On the outreach side, research among the ‘nones’ – the increasing number of people who identify as having no religion – was revealing the folly of programs that were more often than not targeted at reactivating non-practising Catholics.
    “While scandal and poor experiences of Church and parish can be a part of the story, realistically some have shed the Catholic ‘brand’ as they have come to the plain and simple conclusion that their lives simply no longer reflect the religion they inherited …” Mr Ang said.
    “(The) ‘nones’ are not saying, ‘If only you had a better version of Church I would go to it’. They are not interested in ‘Church’ at all, so our new coffee and contemporary Church music is not what they are looking for.”

    The Director of Broken Bay Diocese’s Office for Evangelisation, Daniel Ang. PHOTO: Giovanni Portelli
    Evangelisation demanded that we “adjust our eyes and lengthen our arms to reach increasingly secular people where our relationships with them, rather than religious upgrades, will take priority”.
    There were three areas in which the Church could begin to turn things around: in taking pre-evangelisation seriously (relationship building, Christian witness and dialogue); in the recovery of discipleship as the fundamental basis of parish life and mission; and in setting a parish vision for motivating growth and change.
    Using St Paul as a guide, Mr Ang said that pre-evangelisation preceded catechesis (teaching) and began with first desiring the good of the other. (“Without that desire, not much is possible.”)
    It meant responding to questions people were asking rather than providing uninvited answers and finding common ground in shared convictions.
    Returning to discipleship as the Church’s primary reason for being meant resituating the sacraments in their proper context, as indispensible aids in an ongoing relationship with God and His people, the Church.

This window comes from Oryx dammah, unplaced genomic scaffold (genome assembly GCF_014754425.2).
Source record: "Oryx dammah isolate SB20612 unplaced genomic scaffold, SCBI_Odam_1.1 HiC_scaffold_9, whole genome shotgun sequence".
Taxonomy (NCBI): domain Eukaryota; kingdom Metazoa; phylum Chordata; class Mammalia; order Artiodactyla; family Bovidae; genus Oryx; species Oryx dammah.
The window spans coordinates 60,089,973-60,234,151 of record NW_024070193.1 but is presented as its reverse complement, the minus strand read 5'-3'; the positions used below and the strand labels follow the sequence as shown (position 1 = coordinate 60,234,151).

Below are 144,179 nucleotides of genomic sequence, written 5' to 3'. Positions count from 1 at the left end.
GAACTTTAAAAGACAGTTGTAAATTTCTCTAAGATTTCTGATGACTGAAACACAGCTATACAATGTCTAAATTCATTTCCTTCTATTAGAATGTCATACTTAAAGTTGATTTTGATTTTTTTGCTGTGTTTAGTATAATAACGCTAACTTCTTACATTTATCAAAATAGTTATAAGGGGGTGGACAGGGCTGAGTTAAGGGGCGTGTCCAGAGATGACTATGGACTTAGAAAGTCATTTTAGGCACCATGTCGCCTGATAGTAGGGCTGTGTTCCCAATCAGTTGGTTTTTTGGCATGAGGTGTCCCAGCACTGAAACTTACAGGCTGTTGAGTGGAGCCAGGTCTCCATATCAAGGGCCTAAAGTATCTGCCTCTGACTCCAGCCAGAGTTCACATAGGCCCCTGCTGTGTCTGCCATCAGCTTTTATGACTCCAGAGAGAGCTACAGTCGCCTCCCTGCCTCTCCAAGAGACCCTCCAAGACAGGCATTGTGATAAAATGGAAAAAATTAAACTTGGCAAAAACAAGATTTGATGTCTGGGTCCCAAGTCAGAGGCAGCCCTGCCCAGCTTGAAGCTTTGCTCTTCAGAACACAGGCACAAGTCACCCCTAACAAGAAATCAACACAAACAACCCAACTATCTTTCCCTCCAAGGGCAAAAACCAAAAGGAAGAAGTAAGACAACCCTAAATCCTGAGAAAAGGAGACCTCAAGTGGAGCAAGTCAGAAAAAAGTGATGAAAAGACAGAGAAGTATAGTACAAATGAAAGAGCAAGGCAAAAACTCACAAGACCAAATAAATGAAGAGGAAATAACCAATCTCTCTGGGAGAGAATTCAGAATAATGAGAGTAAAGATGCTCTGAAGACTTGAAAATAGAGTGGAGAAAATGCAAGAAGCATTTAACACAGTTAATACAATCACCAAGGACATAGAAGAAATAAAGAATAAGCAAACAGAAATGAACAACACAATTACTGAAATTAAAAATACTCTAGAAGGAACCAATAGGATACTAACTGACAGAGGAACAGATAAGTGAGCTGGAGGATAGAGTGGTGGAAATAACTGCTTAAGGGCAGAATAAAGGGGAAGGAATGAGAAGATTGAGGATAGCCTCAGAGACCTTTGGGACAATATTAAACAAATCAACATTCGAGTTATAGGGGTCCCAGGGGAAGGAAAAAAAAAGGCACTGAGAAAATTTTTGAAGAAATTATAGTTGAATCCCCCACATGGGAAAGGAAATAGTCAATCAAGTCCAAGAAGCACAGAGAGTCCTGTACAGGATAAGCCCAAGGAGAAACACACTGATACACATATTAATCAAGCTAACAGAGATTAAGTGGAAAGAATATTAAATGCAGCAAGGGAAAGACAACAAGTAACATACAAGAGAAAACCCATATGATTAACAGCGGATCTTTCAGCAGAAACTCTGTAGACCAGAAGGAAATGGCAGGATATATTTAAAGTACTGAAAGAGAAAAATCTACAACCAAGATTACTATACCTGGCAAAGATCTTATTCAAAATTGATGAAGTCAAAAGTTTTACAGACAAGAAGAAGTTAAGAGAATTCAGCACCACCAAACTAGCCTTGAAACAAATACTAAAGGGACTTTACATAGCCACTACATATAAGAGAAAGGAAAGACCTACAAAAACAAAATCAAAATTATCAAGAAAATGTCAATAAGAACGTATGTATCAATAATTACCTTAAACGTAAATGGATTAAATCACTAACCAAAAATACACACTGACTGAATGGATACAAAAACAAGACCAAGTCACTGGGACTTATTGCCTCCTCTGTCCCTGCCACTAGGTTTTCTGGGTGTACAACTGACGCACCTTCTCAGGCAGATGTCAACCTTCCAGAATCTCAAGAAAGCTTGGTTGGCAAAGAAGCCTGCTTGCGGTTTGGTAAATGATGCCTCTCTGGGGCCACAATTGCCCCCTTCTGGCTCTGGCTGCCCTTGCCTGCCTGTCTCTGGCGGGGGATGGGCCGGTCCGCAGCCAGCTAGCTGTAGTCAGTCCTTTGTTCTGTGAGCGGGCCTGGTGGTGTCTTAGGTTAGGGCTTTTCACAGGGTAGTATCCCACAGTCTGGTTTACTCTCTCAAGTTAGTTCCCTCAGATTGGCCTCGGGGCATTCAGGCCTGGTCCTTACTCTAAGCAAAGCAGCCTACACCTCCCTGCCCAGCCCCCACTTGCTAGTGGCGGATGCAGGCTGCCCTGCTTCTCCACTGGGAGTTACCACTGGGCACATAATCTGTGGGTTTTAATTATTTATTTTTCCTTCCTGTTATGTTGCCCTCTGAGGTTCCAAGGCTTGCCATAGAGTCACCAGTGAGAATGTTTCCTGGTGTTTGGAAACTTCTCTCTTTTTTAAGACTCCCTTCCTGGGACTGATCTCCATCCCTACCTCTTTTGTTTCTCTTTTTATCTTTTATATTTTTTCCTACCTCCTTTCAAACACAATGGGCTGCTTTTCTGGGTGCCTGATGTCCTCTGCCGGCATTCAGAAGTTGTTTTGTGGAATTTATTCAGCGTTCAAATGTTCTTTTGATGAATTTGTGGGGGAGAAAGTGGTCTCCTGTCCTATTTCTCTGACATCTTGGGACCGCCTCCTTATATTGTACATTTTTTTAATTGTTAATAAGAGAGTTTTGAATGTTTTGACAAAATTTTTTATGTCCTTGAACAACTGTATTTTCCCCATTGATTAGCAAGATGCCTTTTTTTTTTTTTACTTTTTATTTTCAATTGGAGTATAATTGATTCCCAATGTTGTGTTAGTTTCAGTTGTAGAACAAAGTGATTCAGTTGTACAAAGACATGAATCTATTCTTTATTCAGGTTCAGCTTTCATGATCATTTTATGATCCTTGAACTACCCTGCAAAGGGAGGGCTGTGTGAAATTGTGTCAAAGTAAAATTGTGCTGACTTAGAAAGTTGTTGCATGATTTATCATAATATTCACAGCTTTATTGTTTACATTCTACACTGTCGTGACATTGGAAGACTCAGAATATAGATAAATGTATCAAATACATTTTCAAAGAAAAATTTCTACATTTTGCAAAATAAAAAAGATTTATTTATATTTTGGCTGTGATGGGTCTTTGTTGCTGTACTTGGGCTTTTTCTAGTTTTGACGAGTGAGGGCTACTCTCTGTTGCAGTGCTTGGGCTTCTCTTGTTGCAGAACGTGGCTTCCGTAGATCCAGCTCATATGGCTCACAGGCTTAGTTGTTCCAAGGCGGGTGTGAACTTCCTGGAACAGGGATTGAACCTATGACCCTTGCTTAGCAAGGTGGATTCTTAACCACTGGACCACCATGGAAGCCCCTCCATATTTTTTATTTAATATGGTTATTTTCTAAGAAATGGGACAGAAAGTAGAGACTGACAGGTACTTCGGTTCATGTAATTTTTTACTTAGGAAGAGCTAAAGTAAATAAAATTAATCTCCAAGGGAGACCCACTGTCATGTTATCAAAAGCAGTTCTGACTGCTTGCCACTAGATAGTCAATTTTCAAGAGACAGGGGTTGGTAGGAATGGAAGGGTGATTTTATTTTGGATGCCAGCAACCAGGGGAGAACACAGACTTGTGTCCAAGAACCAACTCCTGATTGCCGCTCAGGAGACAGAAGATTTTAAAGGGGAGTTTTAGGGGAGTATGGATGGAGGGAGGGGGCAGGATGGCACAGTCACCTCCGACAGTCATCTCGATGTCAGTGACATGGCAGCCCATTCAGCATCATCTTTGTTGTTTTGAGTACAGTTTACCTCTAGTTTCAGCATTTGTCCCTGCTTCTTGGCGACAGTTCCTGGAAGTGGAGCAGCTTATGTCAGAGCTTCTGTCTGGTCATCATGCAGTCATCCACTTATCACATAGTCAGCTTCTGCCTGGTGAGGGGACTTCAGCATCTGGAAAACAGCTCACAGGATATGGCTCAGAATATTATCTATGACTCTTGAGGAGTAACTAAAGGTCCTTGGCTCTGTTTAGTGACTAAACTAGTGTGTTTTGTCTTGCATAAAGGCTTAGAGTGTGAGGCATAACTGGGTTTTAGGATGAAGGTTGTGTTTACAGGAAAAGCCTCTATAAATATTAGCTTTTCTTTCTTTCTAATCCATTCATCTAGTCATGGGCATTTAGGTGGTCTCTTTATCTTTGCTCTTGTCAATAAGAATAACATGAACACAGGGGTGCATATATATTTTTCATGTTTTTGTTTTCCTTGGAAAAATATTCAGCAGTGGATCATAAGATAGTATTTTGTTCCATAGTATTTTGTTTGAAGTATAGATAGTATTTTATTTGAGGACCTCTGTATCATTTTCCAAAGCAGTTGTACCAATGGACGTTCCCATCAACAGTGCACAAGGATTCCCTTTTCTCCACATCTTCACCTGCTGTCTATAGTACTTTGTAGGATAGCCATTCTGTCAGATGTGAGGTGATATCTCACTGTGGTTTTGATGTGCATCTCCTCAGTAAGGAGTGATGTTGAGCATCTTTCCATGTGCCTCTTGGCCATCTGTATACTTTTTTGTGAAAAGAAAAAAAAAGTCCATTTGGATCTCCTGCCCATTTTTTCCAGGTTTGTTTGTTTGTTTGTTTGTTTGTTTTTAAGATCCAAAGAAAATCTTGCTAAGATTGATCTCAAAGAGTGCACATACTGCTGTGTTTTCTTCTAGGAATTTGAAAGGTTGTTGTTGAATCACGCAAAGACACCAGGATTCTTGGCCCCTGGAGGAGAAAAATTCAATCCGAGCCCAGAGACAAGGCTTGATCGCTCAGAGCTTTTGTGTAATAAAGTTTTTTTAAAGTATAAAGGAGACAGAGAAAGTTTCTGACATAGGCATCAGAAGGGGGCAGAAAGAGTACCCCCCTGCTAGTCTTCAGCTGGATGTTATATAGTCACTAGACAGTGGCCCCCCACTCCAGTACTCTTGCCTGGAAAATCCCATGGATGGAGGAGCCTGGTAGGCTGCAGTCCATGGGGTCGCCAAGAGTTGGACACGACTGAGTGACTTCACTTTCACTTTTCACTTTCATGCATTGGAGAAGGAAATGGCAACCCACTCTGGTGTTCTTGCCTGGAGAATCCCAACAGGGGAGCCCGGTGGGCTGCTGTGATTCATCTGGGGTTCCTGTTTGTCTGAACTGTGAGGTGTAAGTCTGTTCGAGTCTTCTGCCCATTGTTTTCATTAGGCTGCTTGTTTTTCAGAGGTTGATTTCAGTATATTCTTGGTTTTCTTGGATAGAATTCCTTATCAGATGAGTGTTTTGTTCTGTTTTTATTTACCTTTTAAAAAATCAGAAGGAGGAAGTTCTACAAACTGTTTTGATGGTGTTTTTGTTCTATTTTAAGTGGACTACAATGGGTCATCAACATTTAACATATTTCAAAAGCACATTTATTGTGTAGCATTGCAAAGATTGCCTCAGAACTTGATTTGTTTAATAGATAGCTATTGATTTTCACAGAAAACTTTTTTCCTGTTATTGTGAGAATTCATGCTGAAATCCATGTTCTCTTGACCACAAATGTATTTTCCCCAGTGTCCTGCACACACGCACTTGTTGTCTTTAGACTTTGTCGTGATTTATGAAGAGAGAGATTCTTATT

“A pastoral approach that assumes the sacraments will simply ‘take care of it’ neglects our duty to awaken in each person that active and personal faith, that fertile soil, in which the grace of the sacraments can actually take place …
    “Bearing fruit is an essential demand of life in Christ and life in the Church (to quote St John Paul II). The person who does not bear fruit does not remain in communion …”
    The process of arriving at and pursuing a parish vision is essential for responding to and communicating God in a specific place and time.
    “The alternative to a parish communicating vision is a community standing in the silence of an unquestioned routine,” Mr Ang said.
    Vicar-General Fr Gerald Gleeson said he was delighted with the presentation, and that it echoed a key aspiration of Parish 2020 – the need to develop a more missionary mindset as the basis for renewing and revitalising parishes.
    “The danger in the Catholic form of life is that we can rely too much on the sacraments just as a formality, rather than being a celebration of discipleship of Christian living,” Fr Gleeson said.
    “So there are many people coming to Mass every week, but in a sense they may not think of themselves as disciples, which is a much more active engagement with their faith and with Christ. And that’s what we’re looking for.